A bittersweet tale with heart-wrenching moments that left me clenching my chair, smiling and teary - not specifically in that order.
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7 Apr 2017 - 12:25 PM  UPDATED 7 Apr 2017 - 12:27 PM

**Disclaimer: Mild spoilers ahead.**

Naoko Yamada’s A Silent Voice is an adaption of Yoshitoki Ōima’s manga, animated by Kyoto Animation. The film explores the original series themes of school bullying, loss, regret, consequences and conflict, brilliantly.

The film’s leads Shoya Ishida and Shoko Nishimiya are very likeable. Within the first ten minutes, Ishida’s story is established: as a pre-teen, he and his friends bullied their deaf classmate, Nishimiya. After she transferred schools, his friends turned on him, treating him as the outcast, replacing Nishimiya. What follows is his story of redemption, trying to reconcile with Nishimiya by reconnecting her with the classmates she never had the chance to befriend.

Watching the development of their relationship is earnestly relatable. Nishimiya is innocently endearing and the film's standout character. Saori Hayami’s performance as Nishiniya is fantastically believable, as she mouths sentences with an unclear tone-deaf voice that helps bring her youthful positive outlook to the big screen. Fans will quickly recognise veteran voices, Aoi Yuki (Yuzuru) and Miyu Irino (Ishida), but animation newcomers Yuki Kaneko (Ueno) and Yui Ishikawa (Sahara) are standouts on their own accord.

A Silent Voice is told through Ishida’s perspective with an incredibly animated and dynamic supporting cast. Each of the children have a clear narrative arc linked to their past. Sahara struggles to overcome her fear of confrontation after failing to help Nishimiya, while a quest for self-discovery and family is demonstrated by Nishimiya’s younger sister, Yuzuru. You most likely see yourself in at least one of these characters.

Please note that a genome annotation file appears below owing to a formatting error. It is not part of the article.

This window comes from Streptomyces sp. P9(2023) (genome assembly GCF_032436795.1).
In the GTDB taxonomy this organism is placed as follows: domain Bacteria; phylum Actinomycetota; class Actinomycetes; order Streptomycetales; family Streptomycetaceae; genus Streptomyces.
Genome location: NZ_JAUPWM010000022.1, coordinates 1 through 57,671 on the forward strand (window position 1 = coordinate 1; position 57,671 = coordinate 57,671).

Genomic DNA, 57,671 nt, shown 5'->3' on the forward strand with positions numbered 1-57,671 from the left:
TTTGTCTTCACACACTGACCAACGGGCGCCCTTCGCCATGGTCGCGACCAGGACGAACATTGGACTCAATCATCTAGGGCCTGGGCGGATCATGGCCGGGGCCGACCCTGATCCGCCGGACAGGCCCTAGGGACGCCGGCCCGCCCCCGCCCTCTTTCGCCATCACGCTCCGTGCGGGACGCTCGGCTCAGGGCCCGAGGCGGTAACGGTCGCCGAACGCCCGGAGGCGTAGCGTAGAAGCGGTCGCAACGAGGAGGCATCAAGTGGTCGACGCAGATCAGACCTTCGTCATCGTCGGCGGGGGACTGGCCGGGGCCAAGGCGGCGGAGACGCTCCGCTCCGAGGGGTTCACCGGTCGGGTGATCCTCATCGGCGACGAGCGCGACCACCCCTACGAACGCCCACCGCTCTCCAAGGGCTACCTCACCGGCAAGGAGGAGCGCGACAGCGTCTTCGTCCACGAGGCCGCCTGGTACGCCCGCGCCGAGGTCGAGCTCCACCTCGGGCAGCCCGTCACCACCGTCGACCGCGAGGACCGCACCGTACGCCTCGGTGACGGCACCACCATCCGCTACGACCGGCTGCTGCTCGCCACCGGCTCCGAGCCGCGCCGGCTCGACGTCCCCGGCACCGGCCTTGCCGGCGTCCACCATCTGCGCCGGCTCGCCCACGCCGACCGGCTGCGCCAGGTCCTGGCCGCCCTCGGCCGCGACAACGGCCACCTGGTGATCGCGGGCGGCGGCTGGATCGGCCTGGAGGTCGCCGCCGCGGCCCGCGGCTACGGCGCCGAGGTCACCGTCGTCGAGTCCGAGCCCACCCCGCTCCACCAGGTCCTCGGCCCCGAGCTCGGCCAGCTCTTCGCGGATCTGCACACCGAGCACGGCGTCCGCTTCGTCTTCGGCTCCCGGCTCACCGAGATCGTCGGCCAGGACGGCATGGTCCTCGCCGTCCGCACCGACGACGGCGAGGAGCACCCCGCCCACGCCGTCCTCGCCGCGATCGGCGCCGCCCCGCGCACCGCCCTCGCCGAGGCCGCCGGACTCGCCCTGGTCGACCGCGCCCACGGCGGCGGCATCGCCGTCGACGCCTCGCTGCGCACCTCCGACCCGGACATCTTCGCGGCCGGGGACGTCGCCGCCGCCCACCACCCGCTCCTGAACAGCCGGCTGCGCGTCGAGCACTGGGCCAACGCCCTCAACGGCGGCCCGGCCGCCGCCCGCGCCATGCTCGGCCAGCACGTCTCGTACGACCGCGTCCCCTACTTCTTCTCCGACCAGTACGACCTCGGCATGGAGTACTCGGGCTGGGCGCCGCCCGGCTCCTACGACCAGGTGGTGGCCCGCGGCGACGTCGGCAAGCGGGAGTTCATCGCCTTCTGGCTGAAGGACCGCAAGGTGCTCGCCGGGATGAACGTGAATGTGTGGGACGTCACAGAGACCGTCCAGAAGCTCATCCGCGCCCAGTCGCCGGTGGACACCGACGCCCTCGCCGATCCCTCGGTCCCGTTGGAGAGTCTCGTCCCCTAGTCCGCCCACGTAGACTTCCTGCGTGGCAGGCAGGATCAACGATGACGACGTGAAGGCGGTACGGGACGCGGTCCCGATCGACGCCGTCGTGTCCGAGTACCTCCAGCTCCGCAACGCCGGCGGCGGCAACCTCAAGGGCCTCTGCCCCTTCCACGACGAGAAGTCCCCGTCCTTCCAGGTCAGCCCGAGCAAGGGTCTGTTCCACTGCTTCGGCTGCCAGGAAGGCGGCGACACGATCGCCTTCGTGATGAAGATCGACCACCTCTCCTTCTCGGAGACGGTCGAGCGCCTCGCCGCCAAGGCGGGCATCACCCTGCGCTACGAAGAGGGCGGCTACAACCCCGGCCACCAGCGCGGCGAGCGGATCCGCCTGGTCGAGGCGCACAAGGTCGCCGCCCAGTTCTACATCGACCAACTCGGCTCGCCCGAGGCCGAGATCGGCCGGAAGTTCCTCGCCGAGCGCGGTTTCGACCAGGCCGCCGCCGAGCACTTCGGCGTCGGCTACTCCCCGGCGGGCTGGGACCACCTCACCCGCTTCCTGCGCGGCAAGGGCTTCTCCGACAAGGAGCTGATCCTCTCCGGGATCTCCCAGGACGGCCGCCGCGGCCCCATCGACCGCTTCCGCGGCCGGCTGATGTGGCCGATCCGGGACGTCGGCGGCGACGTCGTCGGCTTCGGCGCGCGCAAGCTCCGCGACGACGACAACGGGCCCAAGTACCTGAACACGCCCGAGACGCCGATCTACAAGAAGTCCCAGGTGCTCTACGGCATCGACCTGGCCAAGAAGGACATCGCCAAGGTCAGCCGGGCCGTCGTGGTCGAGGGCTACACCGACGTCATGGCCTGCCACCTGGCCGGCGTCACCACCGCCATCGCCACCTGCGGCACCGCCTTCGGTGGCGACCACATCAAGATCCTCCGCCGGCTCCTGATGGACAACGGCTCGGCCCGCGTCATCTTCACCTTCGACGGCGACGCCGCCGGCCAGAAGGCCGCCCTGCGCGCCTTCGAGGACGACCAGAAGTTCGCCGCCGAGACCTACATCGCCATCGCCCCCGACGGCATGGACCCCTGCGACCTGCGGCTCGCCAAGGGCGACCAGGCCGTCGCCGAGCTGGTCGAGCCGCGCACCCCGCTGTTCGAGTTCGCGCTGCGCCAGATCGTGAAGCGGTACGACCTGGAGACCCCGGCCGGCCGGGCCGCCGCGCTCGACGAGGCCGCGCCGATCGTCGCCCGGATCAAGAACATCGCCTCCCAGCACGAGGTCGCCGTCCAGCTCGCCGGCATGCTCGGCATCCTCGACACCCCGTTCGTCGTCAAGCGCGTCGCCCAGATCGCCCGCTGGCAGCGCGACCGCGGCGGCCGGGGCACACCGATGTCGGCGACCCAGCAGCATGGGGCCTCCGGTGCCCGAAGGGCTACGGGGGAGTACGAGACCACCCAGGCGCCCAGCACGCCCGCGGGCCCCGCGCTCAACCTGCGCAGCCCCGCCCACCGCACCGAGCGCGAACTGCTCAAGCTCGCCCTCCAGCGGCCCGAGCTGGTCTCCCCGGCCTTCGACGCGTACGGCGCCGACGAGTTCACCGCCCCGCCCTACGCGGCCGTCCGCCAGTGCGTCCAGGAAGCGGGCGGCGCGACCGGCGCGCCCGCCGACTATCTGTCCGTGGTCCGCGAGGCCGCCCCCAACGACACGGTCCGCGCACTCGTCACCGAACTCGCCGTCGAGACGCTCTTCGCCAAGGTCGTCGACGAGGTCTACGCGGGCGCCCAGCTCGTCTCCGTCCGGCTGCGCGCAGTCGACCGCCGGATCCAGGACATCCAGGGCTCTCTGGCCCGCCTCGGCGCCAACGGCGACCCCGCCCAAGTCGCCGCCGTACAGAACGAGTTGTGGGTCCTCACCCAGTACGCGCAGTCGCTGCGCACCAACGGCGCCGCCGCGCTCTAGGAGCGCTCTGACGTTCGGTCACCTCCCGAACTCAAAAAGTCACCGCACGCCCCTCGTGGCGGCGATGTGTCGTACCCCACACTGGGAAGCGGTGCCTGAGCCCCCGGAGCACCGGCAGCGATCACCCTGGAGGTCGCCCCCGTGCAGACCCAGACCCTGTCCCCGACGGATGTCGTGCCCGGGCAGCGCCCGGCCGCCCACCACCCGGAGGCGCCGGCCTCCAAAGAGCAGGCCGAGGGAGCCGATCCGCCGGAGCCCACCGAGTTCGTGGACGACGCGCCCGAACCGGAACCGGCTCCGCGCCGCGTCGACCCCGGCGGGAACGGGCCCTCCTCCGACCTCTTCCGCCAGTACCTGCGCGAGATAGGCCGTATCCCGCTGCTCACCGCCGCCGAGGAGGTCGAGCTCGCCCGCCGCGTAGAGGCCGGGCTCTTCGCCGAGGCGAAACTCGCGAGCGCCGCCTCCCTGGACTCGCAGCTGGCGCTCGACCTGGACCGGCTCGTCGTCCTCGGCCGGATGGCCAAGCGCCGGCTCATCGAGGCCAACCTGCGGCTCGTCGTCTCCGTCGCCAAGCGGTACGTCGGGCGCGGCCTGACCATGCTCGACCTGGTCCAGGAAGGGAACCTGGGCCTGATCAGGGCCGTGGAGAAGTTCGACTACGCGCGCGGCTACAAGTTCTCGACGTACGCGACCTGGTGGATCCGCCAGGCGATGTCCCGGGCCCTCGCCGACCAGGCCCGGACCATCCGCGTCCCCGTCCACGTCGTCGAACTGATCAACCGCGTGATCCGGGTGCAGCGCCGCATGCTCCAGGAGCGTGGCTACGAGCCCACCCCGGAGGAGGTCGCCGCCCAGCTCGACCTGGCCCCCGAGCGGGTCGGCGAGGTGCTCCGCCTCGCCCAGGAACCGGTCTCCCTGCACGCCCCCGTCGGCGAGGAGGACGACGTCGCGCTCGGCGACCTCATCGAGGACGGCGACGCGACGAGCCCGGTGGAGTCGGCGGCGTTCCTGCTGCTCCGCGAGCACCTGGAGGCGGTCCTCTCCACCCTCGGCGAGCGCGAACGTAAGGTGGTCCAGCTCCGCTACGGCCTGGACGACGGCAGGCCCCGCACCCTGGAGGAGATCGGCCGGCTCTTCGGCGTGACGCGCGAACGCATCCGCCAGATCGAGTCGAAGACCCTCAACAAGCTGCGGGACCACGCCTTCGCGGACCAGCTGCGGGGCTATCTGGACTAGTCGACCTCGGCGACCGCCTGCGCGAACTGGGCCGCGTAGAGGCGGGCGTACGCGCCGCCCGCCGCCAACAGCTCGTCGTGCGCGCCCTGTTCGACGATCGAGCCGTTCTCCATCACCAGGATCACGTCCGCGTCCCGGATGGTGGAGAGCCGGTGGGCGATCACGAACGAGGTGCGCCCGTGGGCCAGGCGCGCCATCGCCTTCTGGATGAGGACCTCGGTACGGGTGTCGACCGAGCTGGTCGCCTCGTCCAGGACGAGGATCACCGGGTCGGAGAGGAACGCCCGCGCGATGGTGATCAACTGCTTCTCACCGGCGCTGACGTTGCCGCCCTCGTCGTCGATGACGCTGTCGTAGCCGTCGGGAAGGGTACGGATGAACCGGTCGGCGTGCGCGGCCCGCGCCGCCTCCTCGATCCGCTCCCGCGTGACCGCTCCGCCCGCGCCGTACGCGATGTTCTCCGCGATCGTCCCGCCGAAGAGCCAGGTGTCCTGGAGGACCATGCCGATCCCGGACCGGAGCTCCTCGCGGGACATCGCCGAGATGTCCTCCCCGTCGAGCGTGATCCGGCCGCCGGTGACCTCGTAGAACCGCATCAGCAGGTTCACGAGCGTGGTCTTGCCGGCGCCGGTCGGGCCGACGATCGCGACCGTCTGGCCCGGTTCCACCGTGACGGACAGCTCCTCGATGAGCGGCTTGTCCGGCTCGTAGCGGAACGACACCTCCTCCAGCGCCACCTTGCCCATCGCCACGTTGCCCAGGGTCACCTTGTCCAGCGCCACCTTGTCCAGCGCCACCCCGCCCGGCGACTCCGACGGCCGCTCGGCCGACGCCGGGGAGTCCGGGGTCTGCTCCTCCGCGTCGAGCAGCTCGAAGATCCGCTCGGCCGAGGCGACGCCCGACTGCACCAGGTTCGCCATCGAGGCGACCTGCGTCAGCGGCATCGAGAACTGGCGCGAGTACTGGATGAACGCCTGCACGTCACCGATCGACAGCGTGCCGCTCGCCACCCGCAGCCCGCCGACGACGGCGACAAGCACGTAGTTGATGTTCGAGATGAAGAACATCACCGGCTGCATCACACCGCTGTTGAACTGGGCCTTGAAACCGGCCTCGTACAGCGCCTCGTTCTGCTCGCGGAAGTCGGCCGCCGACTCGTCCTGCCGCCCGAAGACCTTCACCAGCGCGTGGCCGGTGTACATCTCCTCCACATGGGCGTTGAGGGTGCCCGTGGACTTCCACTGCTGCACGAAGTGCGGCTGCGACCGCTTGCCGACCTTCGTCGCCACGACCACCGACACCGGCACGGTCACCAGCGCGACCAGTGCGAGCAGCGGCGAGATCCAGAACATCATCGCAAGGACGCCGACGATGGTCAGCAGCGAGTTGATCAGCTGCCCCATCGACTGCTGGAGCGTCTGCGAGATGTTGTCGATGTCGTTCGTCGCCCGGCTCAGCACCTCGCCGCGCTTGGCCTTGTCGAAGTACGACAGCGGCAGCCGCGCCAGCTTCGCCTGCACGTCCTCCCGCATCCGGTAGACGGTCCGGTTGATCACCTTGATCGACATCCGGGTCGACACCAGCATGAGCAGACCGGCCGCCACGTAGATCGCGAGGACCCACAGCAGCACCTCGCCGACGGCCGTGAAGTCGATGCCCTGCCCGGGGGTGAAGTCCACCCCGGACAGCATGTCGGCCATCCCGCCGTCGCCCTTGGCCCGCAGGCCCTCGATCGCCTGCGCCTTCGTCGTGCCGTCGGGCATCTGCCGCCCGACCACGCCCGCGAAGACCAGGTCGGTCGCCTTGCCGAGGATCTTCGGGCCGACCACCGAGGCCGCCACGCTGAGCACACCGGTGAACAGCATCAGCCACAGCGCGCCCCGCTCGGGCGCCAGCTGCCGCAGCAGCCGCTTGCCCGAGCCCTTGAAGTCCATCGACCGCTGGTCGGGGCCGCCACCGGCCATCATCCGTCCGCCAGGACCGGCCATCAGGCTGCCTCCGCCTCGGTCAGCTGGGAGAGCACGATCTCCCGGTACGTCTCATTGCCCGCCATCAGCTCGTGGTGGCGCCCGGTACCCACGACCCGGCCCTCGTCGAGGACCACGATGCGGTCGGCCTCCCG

There’s some great moments between Ishida’s and Nishimiya’s families but ultimately this is a teen-led drama. The film deals with some very mature subtexts in comedic and dramatic ways. Yamada delivers some excellent heart-wrenching moments that left me clenching my chair, smiling and teary - not specifically in that order. Even then, I was disappointed to see some characters ignored in the second half, and Ueno’s redemption fall flat.

The film is also a clear example of Kyoto Animation. Detailed facial expressions, beautifully smooth animation and use of colour had me mesmerised. The animation was consistently clear and clean. Stickers blanking characters faces - from Ishida’s mind - are interestingly drawn in a different style to the rest of the film and blur character's facial features. I found this an engagingly sophisticated use of style that tied the animation back to the narrative, especially when contrasting the beginning of the second act and final scene. That said, some moments, such as Sahara playfully checking Nishimiya’s breast size, and persistent male-gazing camera angles, felt out of character given the source material.

A Silent Voice is an understandably long film. Yamada treats each character with respect. It’s a refreshingly self-aware and genuine story, serving as a reflection of our own experiences of school bullying. The pacing may feel like a slow burn but the emotional payoff is worth it.

A Silent Voice is currently screening in select cinemas.

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